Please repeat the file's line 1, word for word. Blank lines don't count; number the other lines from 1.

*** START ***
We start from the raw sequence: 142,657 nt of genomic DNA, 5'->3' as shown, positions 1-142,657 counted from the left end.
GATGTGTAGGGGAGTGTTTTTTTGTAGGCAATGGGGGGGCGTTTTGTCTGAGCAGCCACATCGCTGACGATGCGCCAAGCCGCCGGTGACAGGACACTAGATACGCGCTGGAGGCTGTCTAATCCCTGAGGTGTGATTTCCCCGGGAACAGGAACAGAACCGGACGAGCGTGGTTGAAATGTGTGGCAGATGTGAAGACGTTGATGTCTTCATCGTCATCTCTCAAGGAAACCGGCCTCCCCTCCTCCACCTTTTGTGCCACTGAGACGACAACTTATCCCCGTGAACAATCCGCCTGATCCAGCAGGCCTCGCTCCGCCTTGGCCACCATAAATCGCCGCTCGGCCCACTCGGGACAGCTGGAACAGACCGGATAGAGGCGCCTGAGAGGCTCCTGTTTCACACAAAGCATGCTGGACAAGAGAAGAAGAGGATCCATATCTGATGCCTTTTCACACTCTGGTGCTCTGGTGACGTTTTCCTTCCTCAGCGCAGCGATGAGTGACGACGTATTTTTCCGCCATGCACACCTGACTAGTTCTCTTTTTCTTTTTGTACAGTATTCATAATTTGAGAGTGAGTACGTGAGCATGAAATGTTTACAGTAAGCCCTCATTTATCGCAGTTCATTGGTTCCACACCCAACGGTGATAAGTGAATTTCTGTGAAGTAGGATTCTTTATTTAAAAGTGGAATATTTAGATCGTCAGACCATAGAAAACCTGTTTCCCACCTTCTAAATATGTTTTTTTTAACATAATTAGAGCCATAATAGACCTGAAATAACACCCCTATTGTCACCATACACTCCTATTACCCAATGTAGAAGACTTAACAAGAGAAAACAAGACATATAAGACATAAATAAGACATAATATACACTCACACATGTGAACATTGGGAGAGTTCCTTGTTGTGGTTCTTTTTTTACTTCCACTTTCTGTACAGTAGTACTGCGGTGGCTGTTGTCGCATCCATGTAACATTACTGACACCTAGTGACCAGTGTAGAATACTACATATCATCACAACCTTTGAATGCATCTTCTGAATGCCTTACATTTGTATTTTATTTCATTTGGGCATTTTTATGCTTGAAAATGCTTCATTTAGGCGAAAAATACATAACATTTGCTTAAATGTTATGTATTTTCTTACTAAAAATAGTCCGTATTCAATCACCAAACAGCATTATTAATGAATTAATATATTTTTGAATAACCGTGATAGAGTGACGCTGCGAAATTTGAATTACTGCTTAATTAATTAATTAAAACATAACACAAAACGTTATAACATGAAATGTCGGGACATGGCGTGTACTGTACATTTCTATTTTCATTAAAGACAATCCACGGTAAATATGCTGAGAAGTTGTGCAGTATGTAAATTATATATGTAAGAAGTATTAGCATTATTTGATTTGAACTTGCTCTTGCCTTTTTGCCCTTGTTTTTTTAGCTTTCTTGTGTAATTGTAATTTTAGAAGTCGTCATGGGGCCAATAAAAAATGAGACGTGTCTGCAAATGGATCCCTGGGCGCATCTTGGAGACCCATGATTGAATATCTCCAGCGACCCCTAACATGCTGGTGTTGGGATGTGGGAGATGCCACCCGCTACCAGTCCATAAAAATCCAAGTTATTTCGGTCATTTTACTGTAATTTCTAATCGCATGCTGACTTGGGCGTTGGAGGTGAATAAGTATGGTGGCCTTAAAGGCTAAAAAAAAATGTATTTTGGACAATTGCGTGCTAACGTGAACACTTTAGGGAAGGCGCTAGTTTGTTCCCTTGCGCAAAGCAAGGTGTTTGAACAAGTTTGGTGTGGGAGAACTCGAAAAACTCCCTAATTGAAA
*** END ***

We start from the raw sequence: 142,657 nt of genomic DNA, 5'->3' as shown, positions 1-142,657 counted from the left end.